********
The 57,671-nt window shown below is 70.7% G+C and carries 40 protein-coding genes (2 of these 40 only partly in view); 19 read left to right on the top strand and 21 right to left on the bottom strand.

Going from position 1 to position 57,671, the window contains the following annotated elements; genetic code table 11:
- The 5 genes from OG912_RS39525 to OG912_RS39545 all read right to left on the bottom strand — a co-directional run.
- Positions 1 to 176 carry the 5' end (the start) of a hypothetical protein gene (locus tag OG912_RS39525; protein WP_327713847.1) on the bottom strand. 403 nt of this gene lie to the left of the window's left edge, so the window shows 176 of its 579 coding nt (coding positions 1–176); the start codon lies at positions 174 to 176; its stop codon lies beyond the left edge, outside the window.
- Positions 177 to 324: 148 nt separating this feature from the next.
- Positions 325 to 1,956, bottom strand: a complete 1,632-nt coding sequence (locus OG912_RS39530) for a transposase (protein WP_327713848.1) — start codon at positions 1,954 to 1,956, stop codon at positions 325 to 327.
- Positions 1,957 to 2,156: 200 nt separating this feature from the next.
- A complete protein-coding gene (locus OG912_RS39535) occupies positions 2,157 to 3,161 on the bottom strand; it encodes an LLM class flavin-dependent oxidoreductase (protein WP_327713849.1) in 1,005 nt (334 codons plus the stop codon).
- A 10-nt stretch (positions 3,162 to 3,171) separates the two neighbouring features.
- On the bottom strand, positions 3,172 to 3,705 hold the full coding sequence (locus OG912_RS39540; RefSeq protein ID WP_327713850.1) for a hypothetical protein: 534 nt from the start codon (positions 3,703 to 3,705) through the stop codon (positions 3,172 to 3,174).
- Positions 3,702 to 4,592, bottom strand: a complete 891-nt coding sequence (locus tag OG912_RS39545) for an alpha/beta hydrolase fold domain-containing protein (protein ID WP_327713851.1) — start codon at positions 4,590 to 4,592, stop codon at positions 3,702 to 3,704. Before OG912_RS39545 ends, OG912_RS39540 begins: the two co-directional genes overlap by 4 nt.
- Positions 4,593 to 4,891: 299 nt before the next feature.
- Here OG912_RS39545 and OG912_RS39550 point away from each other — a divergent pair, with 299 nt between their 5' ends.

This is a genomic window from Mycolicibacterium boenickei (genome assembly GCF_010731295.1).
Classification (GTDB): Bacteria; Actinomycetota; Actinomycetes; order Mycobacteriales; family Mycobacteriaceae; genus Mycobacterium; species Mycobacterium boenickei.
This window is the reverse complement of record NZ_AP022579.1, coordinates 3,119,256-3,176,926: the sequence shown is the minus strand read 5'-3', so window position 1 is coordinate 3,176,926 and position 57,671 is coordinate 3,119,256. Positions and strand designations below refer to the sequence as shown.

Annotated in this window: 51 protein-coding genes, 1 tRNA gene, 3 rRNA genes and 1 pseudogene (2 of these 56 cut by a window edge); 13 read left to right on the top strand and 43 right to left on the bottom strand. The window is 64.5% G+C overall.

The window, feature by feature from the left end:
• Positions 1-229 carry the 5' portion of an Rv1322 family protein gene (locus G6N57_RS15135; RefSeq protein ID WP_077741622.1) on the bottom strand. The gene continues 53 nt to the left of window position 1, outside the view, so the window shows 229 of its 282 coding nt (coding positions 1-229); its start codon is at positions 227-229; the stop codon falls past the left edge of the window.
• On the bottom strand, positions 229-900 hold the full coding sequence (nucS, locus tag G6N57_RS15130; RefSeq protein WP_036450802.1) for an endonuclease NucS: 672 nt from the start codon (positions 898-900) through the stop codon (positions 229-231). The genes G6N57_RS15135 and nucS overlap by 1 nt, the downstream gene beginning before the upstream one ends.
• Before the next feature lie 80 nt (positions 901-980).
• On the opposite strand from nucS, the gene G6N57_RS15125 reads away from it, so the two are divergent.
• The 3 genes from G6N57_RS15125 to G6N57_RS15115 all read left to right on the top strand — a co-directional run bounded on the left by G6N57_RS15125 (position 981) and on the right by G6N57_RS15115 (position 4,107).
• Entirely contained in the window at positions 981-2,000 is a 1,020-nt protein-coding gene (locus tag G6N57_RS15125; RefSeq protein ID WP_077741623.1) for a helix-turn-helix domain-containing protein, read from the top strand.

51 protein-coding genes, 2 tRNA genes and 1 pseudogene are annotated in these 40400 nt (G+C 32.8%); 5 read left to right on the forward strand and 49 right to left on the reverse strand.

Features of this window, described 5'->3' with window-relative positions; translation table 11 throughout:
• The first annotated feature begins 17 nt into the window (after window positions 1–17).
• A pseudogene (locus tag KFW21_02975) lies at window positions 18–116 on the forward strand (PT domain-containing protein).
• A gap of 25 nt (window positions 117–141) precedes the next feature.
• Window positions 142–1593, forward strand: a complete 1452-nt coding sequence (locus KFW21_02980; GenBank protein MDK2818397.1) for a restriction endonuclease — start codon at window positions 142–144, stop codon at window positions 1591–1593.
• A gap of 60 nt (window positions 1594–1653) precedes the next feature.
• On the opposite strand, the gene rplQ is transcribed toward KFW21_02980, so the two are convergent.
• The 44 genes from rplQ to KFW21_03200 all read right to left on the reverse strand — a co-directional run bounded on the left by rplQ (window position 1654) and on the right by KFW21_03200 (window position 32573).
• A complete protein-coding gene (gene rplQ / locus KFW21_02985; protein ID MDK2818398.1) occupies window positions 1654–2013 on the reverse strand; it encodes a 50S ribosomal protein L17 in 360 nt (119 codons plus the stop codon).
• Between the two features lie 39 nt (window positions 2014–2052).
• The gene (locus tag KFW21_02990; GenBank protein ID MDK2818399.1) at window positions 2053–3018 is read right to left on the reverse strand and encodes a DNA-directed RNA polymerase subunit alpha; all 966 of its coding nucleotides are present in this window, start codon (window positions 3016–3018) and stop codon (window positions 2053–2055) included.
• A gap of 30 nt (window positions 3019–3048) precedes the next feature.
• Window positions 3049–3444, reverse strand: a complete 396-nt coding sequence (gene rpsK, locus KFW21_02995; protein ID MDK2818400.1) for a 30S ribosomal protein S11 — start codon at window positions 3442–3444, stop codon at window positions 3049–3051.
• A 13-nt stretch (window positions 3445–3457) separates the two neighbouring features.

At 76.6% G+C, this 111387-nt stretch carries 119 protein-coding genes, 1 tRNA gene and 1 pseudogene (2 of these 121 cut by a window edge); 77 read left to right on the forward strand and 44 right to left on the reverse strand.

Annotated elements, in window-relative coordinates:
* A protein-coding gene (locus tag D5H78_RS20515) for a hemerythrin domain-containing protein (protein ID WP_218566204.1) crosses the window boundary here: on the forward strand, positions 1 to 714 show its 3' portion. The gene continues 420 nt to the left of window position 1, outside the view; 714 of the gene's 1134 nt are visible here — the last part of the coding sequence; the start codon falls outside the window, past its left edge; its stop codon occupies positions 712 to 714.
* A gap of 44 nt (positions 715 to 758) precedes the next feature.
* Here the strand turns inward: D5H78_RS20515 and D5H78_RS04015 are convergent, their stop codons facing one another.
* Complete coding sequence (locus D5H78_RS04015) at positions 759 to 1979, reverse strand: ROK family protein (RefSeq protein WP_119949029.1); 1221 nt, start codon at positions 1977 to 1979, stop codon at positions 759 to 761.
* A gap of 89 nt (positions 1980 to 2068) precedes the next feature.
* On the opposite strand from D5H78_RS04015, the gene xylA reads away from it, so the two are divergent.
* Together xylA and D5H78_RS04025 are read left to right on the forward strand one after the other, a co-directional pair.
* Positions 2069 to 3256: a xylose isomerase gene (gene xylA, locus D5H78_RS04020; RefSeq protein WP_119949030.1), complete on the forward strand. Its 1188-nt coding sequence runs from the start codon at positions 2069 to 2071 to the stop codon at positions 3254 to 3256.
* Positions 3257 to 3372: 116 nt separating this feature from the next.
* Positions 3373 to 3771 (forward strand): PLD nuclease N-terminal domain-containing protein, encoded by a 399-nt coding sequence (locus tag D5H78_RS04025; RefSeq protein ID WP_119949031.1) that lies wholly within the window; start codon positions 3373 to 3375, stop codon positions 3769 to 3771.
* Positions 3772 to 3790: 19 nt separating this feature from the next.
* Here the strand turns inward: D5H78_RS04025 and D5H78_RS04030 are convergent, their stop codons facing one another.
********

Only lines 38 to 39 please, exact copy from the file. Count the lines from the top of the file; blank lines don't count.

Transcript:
• Window positions 3049–3444, reverse strand: a complete 396-nt coding sequence (gene rpsK, locus KFW21_02995; protein ID MDK2818400.1) for a 30S ribosomal protein S11 — start codon at window positions 3442–3444, stop codon at window positions 3049–3051.
• A 13-nt stretch (window positions 3445–3457) separates the two neighbouring features.